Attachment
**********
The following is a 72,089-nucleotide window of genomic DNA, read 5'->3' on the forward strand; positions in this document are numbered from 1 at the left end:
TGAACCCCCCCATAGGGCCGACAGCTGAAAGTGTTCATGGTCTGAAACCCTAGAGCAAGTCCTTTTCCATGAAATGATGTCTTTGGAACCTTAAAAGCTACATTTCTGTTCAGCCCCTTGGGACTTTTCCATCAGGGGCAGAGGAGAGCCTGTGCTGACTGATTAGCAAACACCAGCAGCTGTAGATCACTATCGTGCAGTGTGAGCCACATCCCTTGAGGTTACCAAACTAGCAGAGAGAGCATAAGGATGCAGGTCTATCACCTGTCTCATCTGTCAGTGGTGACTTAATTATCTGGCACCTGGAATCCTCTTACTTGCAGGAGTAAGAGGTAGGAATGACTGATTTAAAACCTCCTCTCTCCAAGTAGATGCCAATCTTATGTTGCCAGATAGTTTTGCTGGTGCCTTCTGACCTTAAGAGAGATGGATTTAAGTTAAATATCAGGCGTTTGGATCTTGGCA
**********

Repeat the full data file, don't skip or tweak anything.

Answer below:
The following is a 72,089-nucleotide window of genomic DNA, read 5'->3' on the forward strand; positions in this document are numbered from 1 at the left end:
TGAACCCCCCCATAGGGCCGACAGCTGAAAGTGTTCATGGTCTGAAACCCTAGAGCAAGTCCTTTTCCATGAAATGATGTCTTTGGAACCTTAAAAGCTACATTTCTGTTCAGCCCCTTGGGACTTTTCCATCAGGGGCAGAGGAGAGCCTGTGCTGACTGATTAGCAAACACCAGCAGCTGTAGATCACTATCGTGCAGTGTGAGCCACATCCCTTGAGGTTACCAAACTAGCAGAGAGAGCATAAGGATGCAGGTCTATCACCTGTCTCATCTGTCAGTGGTGACTTAATTATCTGGCACCTGGAATCCTCTTACTTGCAGGAGTAAGAGGTAGGAATGACTGATTTAAAACCTCCTCTCTCCAAGTAGATGCCAATCTTATGTTGCCAGATAGTTTTGCTGGTGCCTTCTGACCTTAAGAGAGATGGATTTAAGTTAAATATCAGGCGTTTGGATCTTGGCA